3. Tyrone Wells — October 7 at Highline Ballroom

I recently found Tyrone Wells CD Remain and have been listening non-stop the past few days. Previous album, Hold On is quite striking as well. While compiling my top five list I realized I have witnessed Wells in concert three times this year. I first interviewed him during South By Southwest and caught his showcase with Tori Amos. Later this year, Wells opened for Better Than Ezra where a couple got engaged mid-set before he dedicated and performed “Sea Breeze” for them. I was lucky enough to catch his headlining show at Highline Ballroom in October after interviewing his opening act, Matt Hires. Wells truly blew me away as he mixed his soulful and energetic tracks with his emotion-filled ballads. His onstage banter with the audience and tales behind his songs are always enjoyable and like no artist I have ever witnessed. If you have yet to see Wells live, I highly suggest doing so as I foresee him selling out bigger venues very soon.

2. Coldplay — August 2 at Liberty State Park

I’ve heard only praises about Coldplay’s concerts from friends who have witnessed them firsthand. I really don’t know why I haven’t seen them sooner. Luckily, I caught their phenomenal set at the always memorable All Points West festival this past August at Liberty State Park. The way I described APW to friends was it being Woodstock’s reincarnation if it were around in 2009. Mud wrestling, music and beer gardens was more like it. Sunday’s four-hour rain delay resulted in multiple canceled performances and scaled down sets, but Coldplay managed to save the day.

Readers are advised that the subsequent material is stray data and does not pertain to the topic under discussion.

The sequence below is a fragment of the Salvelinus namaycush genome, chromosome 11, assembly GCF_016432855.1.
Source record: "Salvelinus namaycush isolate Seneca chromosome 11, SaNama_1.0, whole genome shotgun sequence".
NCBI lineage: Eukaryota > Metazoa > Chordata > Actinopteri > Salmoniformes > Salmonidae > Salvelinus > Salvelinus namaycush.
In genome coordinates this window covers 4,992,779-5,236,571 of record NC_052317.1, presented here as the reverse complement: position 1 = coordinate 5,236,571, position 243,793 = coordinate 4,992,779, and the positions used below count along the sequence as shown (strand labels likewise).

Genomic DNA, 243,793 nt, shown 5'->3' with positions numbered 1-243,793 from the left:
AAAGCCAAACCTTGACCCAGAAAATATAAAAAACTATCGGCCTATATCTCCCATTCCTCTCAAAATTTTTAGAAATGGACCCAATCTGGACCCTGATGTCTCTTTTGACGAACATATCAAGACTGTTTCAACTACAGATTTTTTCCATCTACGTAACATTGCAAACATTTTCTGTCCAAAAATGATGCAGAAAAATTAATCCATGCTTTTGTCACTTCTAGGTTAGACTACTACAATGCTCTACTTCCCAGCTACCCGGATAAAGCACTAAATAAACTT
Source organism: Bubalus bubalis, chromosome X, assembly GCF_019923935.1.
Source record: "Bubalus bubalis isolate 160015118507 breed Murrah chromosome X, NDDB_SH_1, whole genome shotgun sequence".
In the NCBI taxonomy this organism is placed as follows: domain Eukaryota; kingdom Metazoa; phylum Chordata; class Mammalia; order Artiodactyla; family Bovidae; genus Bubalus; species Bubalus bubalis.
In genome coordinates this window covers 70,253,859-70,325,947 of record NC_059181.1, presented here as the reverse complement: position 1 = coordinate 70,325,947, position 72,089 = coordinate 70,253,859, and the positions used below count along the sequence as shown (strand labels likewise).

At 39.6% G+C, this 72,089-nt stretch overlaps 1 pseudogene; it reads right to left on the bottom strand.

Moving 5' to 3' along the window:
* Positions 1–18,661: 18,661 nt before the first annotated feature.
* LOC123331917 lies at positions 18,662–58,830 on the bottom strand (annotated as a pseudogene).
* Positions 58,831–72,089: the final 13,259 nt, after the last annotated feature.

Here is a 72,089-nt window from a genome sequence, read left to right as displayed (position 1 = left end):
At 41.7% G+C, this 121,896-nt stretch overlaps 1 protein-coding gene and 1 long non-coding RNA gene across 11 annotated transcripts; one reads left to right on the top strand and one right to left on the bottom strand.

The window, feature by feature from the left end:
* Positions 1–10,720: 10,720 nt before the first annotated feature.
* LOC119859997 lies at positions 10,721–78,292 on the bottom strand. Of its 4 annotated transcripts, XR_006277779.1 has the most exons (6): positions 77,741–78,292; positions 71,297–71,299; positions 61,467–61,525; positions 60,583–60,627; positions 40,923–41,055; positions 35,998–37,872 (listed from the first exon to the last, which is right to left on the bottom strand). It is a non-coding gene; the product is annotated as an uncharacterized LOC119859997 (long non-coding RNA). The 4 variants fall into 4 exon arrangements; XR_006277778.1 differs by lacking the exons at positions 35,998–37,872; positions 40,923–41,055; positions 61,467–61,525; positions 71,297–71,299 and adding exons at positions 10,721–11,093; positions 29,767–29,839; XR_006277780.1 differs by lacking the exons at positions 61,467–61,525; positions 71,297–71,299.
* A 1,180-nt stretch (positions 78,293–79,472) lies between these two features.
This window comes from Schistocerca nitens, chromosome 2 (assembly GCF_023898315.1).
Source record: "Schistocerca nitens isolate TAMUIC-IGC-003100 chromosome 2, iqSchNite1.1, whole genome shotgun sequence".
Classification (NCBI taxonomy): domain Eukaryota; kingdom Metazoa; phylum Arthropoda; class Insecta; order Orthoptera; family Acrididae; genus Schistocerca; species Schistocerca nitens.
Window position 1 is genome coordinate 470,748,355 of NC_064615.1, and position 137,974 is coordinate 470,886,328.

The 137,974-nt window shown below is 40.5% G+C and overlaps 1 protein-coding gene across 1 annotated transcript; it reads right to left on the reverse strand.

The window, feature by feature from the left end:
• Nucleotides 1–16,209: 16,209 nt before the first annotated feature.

Always comical, after traipsing through the mud onto a stage in the middle of the field, frontman Chris Martin realized what festivalgoers dealt with the entire weekend. “We have infinite respect for you now that we had to walk through that shit. Wish we had backstage passes for all of you,” he said.